“The penitent man wants to be changed. If you are still sufficiently in love with yourself and all you want is a little improvement, I see no possibility of faith approaching your heart. Unless a man comes to Christ seeking to be a different person, to be humble, meek, and self-effacing, he is not coming to Christ at all. Unless we hate evil and love righteousness, at least to the degree we are able at the moment, we are still in the bonds of iniquity and the enemies of righteousness. … 

“Join me in this prayer: “Oh, I want to be other than what I am. I want to be different. I want to change. I am not satisfied. I want to believe in Thee, and trust in Thee, and throw myself boldly on Thee, and I want to be made like Thyself. I do not want only to escape hell, I want to escape sin. I not only want to go to Heaven at last, but I want to have Heaven in my heart now. I not only want to dwell with the redeemed, I want to be like the redeemed here on earth. I want to be another kind of person.” —A.W. Tozer, in The Wisdom of God

20 Helpful Thoughts On Criticism

“Criticism is something you can avoid easily—by saying nothing, doing nothing and being nothing.” —Aristotle 

“The Lord uses critics to show us our own hearts, even if what they say is not fully true, informed, or even fair. There is almost always a germ of truth in what our critics (in their own pain and disappointment) shout at us. The wise leader will humble himself and look for the truth embedded in every oppositional interaction.” —Dick Brogden [see 2 Samuel 16:5-12] 

“Feedback is the breakfast of champions.” —Ken Blanchard 

“Criticism can be received as a gift from God. It is an opportunity to pray, search Scripture, evaluate your own heart, and offer grace to others. The right response to criticism should not be retaliation or pride (which just perpetuates hurt), but rather humility.” —Jeremy Carr

“There is a growing trend to attack, criticize, and resent anyone who has talent or achievements that sets them apart from others. This tendency extends to those who resent the efforts of leaders who challenge the status quo. Opponents of change initiatives often attempt to marginalize leaders by attacking their character and questioning their motives. If the messenger is flawed, then the message and vision they offer cannot be trusted. As disappointing as it is, these challenges come with the territory of leadership.” —Dr. J. Lee Whittington

“If I were to attempt to answer all the criticisms and complaints I receive, I would have no time for any other business. From day to day I do the best I can and will continue to do so till the end. If in the end I come out all right, then the complaints and criticisms and what is said against me will make no difference. But, if the end brings me out wrong, then ten angels coming down from heaven to swear I was right would still make no difference.” —Abraham Lincoln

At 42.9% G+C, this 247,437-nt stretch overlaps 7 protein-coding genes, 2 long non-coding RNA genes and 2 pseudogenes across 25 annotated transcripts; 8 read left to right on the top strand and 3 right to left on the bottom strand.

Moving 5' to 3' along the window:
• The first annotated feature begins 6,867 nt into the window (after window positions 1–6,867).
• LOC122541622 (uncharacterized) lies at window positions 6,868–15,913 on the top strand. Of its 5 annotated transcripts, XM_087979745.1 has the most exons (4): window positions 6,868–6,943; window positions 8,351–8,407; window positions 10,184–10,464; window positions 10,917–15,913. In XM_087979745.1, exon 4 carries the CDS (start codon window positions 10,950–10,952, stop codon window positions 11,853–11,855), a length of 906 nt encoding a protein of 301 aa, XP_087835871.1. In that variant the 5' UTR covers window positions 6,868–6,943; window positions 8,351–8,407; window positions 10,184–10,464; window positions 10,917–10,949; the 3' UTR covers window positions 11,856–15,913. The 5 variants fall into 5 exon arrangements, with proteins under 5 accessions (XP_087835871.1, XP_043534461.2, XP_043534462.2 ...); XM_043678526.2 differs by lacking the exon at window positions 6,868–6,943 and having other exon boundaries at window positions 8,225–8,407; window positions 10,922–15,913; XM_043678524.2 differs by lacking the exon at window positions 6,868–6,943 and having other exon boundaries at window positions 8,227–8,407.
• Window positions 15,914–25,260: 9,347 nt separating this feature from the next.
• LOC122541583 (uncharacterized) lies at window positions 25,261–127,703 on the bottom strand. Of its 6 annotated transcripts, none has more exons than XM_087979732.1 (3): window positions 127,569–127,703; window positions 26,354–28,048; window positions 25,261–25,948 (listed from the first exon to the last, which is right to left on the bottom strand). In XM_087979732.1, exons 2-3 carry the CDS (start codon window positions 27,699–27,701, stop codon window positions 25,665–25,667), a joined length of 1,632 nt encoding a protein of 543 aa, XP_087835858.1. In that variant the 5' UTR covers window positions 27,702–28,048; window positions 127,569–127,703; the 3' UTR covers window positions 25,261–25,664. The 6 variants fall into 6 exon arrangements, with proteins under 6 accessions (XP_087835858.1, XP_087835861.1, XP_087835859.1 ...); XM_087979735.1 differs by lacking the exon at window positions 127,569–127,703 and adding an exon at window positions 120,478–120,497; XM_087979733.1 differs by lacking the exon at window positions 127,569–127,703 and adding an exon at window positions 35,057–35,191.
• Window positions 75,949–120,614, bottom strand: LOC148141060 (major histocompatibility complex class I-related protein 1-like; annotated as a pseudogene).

“If a ministry is God-anointed, it doesn’t matter who criticizes it. If it’s not anointed, it doesn’t matter who praises it.” —Rick Warren 

“Your critics have information that your friends are withholding.” —John Maxwell 

“God never gives us discernment so that we may criticize, but that we may intercede.” —Oswald Chambers 

“No leader is exempt from criticism and his humility will nowhere be seen more clearly than in the manner in which he accepts and reacts to it.” —J. Oswald Sanders 

“Criticism may not be agreeable, but it is necessary. It fulfills the same function as pain in the human body: It calls attention to an unhealthy state of things.” —Winston Churchill 

“Every man needs a blind eye and a deaf ear, so when people applaud, you’ll only hear half of it, and when people salute, you’ll only see part of it. Believe only half the praise and half the criticism.” —C.H. Spurgeon 

“Any fool can criticize, condemn and complain—and most fools do. But it takes character and self-control to be understanding and forgiving.” —Dale Carnegie

“A mark of a godly leader is one so focused on God’s plan that he pays no attention to his critics or enemies.” —Craig T. Owens

“Never be afraid of honest criticism. If the critic is wrong, you can help him; and if you’re wrong, he can help you. Either way, somebody’s helped.” —A.W. Tozer 

“It’s so much easier to teach correct principles than it is to know and love a person. It’s so much easier to give brilliant advice than to empathize and be open. It’s so much easier to live independently than to live interdependently. It’s so much easier to be a judge than to be a light. It’s so much easier to be a critic than to be a model.” —Stephen Covey